Skip site navigation (1)Skip section navigation (2)

FreeBSD Manual Pages

  
 
  

home | help
XE(1)			FreeBSD	General	Commands Manual			 XE(1)

NAME
     xe	-- execute a command for every argument

SYNOPSIS
     xe	[-0FLRnqv] [-I replace-arg] [-N	maxargs] [-j maxjobs] command ...
     xe	[flags ...] -p pattern command ... [+ pattern command ...]...
     xe	[flags ...] -f argfile command ...
     xe	[flags ...] -s shellscript
     xe	[flags ...] -a command ... -- args ...
     xe	[flags ...] -A argsep command ... argsep args ...

DESCRIPTION
     The xe utility constructs command lines from specified arguments, combin-
     ing some of the best features of xargs(1) and apply(1).

     xe	means "execute for every ...".

     xe	supports different methods to specify arguments	to commands:

     command ...
	     By	default, arguments - separated by newlines - are read from the
	     standard input.  The resulting command is constructed from	the
	     command line parameters, replacing	replace-arg with the read ar-
	     gument, and is executed with execvp(3).

	     In	this mode, no shell is involved	and replace-arg	must appear as
	     a word on its own,	i.e.  `foo {} bar' will	work, but `foo{} bar'
	     will not, where {}	is the default value for replace-arg.

	     If	no argument is specified, the default is `printf %s\n'.

     -f	argfile
	     Read arguments from argfile, instead of the standard input.

	     This does not close the standard input for	execution, it is
	     passed to the forked process.

     -s	shellscript
	     In	this mode, the single parameter	shellscript is executed	using
	     sh	-c.  In	the script, the	specified arguments can	be accessed
	     using $1, $2, ...

	     For example:
		   echo	'a\nb' | xe -N2	-s 'echo $2 $1'

     -a	command	... -- args ...
	     In	this mode, everything after -- is passed as args to command.

     -A	argsep command ... argsep args ...
	     Same as -a, but the custom	argument separator argsep is used to
	     distinguish between command and its args.

     The options are as	follows:

     -0	     Input filenames are separated by NUL bytes	(instead of newlines,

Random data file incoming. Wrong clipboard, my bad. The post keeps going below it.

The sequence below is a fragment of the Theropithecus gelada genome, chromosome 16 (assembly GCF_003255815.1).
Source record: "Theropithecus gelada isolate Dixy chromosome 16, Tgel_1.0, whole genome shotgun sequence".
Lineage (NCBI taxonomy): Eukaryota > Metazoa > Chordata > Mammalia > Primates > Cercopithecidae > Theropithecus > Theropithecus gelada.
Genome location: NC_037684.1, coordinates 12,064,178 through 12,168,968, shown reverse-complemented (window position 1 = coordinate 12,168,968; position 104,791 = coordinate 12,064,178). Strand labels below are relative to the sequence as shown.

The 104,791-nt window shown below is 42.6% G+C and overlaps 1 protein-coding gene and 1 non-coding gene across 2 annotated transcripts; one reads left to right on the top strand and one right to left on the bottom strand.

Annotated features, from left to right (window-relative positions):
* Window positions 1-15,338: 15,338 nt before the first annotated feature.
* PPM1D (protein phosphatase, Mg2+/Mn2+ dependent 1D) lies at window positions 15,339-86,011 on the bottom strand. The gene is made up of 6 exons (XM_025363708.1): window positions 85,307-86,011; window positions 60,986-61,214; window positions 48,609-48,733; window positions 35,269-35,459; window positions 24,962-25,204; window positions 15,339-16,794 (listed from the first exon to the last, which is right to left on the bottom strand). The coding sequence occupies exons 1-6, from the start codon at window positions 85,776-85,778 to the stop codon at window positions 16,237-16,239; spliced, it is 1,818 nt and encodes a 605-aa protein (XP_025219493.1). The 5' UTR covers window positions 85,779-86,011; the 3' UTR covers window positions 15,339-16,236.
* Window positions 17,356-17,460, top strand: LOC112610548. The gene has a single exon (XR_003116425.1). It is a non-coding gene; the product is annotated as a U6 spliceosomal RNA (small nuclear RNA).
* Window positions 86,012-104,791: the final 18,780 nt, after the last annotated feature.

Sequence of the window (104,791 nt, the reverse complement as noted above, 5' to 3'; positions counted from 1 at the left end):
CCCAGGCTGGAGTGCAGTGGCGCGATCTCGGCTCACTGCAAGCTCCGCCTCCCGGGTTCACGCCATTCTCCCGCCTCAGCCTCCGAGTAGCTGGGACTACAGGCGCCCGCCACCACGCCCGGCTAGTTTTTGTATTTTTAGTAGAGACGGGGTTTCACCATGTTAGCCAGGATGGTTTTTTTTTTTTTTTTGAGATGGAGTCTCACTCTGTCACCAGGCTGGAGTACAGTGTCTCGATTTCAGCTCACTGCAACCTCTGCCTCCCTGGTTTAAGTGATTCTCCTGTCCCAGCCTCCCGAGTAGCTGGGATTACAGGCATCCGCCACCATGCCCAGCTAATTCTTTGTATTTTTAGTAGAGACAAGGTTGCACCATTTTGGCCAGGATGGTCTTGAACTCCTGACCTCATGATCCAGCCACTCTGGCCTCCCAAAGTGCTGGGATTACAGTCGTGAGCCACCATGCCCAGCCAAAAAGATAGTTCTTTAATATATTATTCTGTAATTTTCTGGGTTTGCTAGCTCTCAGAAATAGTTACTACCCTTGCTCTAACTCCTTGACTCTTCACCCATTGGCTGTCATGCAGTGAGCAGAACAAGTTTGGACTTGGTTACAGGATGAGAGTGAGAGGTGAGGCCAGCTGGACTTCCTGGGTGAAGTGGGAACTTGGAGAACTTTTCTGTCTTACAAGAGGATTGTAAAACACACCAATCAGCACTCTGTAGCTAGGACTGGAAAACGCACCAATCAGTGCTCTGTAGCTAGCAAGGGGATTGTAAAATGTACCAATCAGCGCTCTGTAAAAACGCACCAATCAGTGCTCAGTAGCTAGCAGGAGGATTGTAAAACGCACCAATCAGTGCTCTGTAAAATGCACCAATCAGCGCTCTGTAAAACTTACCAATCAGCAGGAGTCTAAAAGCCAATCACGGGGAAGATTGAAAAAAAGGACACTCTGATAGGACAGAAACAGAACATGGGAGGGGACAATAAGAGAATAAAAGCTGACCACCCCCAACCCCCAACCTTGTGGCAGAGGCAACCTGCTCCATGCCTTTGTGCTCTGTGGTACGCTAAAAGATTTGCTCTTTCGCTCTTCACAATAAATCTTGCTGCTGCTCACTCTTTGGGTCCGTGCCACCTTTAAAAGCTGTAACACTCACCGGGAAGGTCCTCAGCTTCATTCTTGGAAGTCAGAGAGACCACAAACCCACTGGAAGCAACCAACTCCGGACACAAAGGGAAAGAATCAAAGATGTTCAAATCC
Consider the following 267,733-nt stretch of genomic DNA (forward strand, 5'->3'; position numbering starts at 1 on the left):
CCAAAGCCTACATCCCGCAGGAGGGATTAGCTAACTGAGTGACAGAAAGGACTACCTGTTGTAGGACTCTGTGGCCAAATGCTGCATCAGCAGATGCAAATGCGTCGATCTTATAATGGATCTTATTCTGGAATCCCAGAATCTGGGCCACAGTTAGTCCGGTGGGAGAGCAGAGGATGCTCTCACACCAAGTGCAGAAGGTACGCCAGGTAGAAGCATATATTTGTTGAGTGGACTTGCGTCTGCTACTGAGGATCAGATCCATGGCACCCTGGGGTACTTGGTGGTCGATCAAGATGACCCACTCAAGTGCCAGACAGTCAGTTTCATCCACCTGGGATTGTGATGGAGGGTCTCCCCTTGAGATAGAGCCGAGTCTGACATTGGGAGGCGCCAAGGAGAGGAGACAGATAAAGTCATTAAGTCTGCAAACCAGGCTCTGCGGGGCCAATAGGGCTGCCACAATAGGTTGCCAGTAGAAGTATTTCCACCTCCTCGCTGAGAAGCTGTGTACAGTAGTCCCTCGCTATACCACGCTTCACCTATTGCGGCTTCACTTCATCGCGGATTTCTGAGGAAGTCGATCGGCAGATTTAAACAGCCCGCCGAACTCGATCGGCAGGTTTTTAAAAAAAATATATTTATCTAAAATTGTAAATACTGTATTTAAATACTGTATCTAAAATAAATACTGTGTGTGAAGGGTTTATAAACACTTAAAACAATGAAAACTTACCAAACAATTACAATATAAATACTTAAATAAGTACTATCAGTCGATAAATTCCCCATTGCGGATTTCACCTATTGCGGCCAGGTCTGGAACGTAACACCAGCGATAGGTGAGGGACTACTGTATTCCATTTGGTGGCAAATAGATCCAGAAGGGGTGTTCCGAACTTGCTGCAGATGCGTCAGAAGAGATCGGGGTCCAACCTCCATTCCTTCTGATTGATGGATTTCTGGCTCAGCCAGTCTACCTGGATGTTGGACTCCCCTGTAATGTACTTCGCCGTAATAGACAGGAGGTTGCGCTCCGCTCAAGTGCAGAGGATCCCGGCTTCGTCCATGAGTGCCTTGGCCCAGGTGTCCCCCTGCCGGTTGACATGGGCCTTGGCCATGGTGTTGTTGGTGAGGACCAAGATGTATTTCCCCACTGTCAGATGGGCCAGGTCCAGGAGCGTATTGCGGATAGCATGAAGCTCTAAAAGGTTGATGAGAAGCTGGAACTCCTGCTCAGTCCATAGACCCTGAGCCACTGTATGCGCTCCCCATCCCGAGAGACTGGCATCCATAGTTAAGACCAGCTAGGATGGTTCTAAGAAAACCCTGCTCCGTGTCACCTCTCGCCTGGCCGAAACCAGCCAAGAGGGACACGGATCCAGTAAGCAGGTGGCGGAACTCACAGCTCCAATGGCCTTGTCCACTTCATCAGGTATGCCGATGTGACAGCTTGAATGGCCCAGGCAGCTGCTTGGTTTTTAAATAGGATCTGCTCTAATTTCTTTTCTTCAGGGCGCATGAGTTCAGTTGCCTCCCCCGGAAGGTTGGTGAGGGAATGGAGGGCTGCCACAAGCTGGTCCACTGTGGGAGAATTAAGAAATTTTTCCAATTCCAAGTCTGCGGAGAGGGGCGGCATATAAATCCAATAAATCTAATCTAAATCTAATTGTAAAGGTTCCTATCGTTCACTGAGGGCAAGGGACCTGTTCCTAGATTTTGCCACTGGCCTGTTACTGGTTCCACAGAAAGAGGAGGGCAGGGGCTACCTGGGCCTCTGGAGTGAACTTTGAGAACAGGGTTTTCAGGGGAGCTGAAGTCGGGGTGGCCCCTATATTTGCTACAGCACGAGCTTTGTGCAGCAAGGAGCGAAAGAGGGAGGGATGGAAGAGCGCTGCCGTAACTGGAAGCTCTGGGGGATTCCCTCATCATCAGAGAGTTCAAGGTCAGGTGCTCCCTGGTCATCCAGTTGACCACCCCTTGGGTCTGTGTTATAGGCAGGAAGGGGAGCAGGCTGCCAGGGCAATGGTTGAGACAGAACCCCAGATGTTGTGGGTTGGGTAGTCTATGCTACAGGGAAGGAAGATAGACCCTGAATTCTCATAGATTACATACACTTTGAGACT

which is the default)

     -F	     Fatal: stop and exit when a command execution fails.

     -L	     Run the resulting commands	with line-buffered output; lines from
	     two jobs will not interleave.  When used twice, or	with -vv, also
	     prefix each line with the number of the job (see ENVIRONMENT) in
	     such a manner that	the output can be piped	to `sort -snk1'	to
	     group it.

     -R	     Return with status	122 when no arguments have been	specified (in-
	     stead of 0, the default).	xe never executes a command when no
	     arguments are specified.

     -n	     Dry run: don't run	the resulting commands,	just print them.

     -q	     Quiet mode: redirect standard output and standard error of	com-
	     mands to /dev/null.

     -v	     Verbose: print commands to	standard error before running them.
	     When used twice, also print job id	and exit status	for each com-
	     mand.

     -p	     Enable make(1)-style percent rules.  The first argument of
	     command ... is regarded as	a pattern, see PERCENT RULES below.
	     Patterns without a	slash (or `**')	are matched against the	base-
	     names only.

	     Multiple runs of patterns and commands are	separated by `+'.
	     Only the first matching percent rule is executed; in case no pat-
	     tern matches, no command is run.